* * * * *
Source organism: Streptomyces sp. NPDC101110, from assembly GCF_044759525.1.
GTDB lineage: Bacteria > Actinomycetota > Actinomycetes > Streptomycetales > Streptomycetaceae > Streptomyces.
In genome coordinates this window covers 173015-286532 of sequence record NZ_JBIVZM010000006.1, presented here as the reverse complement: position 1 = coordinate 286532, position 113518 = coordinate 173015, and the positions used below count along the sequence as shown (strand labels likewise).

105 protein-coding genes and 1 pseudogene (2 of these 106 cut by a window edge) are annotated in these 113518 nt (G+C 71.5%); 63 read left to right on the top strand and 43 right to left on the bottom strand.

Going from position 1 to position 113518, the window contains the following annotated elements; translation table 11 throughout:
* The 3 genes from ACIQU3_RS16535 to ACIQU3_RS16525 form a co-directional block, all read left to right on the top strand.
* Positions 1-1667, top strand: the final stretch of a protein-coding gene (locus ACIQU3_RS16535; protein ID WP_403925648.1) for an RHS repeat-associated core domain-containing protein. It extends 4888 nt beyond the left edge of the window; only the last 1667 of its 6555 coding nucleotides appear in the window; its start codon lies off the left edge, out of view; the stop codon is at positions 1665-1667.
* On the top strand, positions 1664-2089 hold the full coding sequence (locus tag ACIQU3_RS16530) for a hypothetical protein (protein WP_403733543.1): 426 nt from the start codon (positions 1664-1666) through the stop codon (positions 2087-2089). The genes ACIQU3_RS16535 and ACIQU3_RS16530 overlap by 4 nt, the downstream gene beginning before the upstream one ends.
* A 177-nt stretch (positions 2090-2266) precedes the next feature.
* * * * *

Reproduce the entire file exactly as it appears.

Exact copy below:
Source organism: Streptomyces sp. NPDC101110, from assembly GCF_044759525.1.
GTDB lineage: Bacteria > Actinomycetota > Actinomycetes > Streptomycetales > Streptomycetaceae > Streptomyces.
In genome coordinates this window covers 173015-286532 of sequence record NZ_JBIVZM010000006.1, presented here as the reverse complement: position 1 = coordinate 286532, position 113518 = coordinate 173015, and the positions used below count along the sequence as shown (strand labels likewise).

105 protein-coding genes and 1 pseudogene (2 of these 106 cut by a window edge) are annotated in these 113518 nt (G+C 71.5%); 63 read left to right on the top strand and 43 right to left on the bottom strand.

Going from position 1 to position 113518, the window contains the following annotated elements; translation table 11 throughout:
* The 3 genes from ACIQU3_RS16535 to ACIQU3_RS16525 form a co-directional block, all read left to right on the top strand.
* Positions 1-1667, top strand: the final stretch of a protein-coding gene (locus ACIQU3_RS16535; protein ID WP_403925648.1) for an RHS repeat-associated core domain-containing protein. It extends 4888 nt beyond the left edge of the window; only the last 1667 of its 6555 coding nucleotides appear in the window; its start codon lies off the left edge, out of view; the stop codon is at positions 1665-1667.
* On the top strand, positions 1664-2089 hold the full coding sequence (locus tag ACIQU3_RS16530) for a hypothetical protein (protein WP_403733543.1): 426 nt from the start codon (positions 1664-1666) through the stop codon (positions 2087-2089). The genes ACIQU3_RS16535 and ACIQU3_RS16530 overlap by 4 nt, the downstream gene beginning before the upstream one ends.
* A 177-nt stretch (positions 2090-2266) precedes the next feature.